An update in minimally invasive thoracic surgery for oncological disease
Preface

An update in minimally invasive thoracic surgery for oncological disease

During the last three decades, there was a large diffusion of the minimally invasive surgery. Innovative procedures, expanded indications, introduction of new devices and instrumentations have brought to the increasing use of less invasive surgical thoracic techniques: video-assisted thoracic surgery (VATS) and robotic thoracic surgery have gained popularity and have been largely adopted for the treatment of both benign and oncological disease (1-5).

If compared with open surgery, both these two less invasive techniques have shown enormous advantages for the patient in terms of pain reduction, fewer intra- and post-operative complications (decrease rate of blood loss, blood transfusion, air leak, chest tube duration), shorter postoperative stay, and mortality compared with thoracotomy (6-8). However, controversy persists regarding the oncologic equivalence to open surgery (1-4).

From the oncological point of view, few retrospective studies have hitherto evaluated oncological outcomes in terms of long-term survival showing acceptable results compared with VATS and open surgery (8-13). However, to date no prospective, randomized study exists regarding whether oncologic data (overall survival, local recurrence rate, and disease-free survival) after VATS or robotic-assisted lobectomy are equivalent to those after open lobectomy among patients with early stage lung cancer. There is a need to start a randomized, prospective study that evaluates these important outcomes in order to definitively establish the role of minimally invasive surgery versus open surgery hoping not to fall into what happened in the gynecologic domain in which recent authoritative trials have shown the detrimental role of less invasive techniques compared to open surgery in the treatment of early cervical cancer (14,15).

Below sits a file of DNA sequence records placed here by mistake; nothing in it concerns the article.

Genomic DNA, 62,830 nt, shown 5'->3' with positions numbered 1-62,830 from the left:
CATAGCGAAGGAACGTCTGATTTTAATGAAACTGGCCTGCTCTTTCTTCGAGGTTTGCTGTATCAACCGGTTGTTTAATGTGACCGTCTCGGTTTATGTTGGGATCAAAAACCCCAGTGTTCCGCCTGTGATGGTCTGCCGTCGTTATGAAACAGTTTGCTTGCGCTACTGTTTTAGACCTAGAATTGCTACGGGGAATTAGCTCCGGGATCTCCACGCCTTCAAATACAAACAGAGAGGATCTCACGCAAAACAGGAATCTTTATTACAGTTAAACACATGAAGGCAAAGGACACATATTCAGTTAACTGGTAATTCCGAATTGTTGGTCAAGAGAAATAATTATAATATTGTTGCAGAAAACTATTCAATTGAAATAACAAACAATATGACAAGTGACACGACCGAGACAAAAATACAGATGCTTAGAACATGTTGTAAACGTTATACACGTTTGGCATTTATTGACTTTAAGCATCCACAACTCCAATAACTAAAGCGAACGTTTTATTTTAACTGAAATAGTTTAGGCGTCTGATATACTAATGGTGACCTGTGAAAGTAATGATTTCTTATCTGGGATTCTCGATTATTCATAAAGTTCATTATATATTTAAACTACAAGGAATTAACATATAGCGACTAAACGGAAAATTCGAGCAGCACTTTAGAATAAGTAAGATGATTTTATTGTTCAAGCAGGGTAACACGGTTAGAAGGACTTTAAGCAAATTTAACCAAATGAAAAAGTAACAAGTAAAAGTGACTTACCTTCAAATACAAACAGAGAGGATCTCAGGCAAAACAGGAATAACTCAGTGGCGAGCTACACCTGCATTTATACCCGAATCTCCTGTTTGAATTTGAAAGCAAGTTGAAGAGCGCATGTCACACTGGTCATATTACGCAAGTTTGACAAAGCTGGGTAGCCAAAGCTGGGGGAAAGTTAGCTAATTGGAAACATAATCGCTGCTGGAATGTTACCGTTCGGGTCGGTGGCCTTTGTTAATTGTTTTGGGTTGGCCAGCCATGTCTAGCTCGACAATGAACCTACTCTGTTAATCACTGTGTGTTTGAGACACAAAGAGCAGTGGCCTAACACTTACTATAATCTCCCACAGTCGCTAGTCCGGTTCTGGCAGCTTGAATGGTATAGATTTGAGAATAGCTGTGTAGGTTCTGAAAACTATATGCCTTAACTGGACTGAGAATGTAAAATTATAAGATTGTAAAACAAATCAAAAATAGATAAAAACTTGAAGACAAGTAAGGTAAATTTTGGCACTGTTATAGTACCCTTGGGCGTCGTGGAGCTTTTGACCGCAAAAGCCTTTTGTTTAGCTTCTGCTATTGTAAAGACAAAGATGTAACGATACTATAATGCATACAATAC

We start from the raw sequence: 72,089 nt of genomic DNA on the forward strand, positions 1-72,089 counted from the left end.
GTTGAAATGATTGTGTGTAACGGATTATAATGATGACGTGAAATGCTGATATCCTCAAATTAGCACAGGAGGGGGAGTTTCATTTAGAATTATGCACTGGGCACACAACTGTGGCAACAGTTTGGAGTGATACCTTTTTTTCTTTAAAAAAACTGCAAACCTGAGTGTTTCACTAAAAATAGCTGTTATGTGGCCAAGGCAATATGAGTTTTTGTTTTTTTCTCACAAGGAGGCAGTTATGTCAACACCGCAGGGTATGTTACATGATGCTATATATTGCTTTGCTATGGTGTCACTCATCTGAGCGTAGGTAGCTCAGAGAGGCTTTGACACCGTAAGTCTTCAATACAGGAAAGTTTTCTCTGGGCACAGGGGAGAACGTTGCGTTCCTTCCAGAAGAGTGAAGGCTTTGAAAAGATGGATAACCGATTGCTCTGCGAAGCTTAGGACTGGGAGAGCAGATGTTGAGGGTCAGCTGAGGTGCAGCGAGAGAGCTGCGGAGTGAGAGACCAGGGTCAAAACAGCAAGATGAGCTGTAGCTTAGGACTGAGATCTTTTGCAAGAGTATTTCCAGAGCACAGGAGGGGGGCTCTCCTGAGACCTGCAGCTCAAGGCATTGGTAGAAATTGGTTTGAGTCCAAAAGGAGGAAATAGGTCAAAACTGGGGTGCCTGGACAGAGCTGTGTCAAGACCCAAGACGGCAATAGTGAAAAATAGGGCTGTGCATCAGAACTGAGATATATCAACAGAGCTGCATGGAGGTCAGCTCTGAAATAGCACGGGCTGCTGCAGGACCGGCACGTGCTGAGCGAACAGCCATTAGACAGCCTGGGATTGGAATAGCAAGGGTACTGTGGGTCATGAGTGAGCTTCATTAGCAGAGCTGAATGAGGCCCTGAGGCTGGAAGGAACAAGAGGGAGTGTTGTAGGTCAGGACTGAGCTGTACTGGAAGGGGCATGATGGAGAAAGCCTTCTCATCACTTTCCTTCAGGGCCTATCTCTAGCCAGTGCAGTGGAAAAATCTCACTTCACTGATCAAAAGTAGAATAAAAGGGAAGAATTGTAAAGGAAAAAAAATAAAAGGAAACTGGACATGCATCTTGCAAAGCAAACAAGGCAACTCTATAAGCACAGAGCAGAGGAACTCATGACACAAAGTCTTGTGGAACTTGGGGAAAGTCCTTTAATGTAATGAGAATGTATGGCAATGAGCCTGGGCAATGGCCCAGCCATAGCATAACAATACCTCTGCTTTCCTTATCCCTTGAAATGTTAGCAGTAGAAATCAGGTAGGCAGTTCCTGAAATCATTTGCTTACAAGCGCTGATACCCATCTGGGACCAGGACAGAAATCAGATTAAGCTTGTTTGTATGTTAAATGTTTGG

Between VATS and robotic assisted surgery, some important differences exist: VATS has a limited field of view (two-dimensional imaging), a restricted freedom of movements, and a poor ergonomics making VATS lobectomy a demanding procedure with a potentially long-learning curve for surgeons.

Robotic approach offers comparable radicality and safety to VATS and open surgery. The high-definition three-dimensional vision, greater flexibility and a more intuitive movements overcome limitations of VATS and may encourage wider adoption of robotic surgery for the surgical treatment of lung cancer, above all cases with early stage disease.

Some limitations in the diffusion and adoption of robotic surgical techniques remain to be overcome: high capital and running costs, limited instruments availability, and a more longer operating time represents the main and important disadvantages (5,16). The entry of competitive alternatives into the marketplace should drive down costs allowing extending the use of robotic techniques and overcoming the cost limits.

This Special Issue of Minimally Invasive Thoracic Oncological Surgery (MITOS) attempts to point out some of most important topics in this field: history and development, technical aspects, innovations, oncological results and economic are presented and discussed by eminent experts in minimally invasive approaches.

Their large experience and acute observations will lead to a wider and clearer understanding of these techniques encouraging people who face on the surgical treatment of lung cancer to adopt them more and more in their daily surgical practice.


Acknowledgements

None.


References

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Lorenzo Spaggiari
Domenico Galetta

Prof. Lorenzo Spaggiari1,2
(Email: lorenzo.spaggiari@ieo.it)

Dr. Domenico Galetta2
(Email: domenico.galetta@ieo.it)

1Department of Oncology and Hematology-Oncology-DIPO, University of Milan, Milan, Italy;
2Division of Thoracic Surgery, European Institute of Oncology, IRCCS, Milan, Italy

doi: 10.21037/shc.2019.01.05

Conflicts of Interest: The authors have no conflicts of interest to declare.

doi: 10.21037/shc.2019.01.05
Cite this article as: Spaggiari L, Galetta D. An update in minimally invasive thoracic surgery for oncological disease. Shanghai Chest 2019;3:10.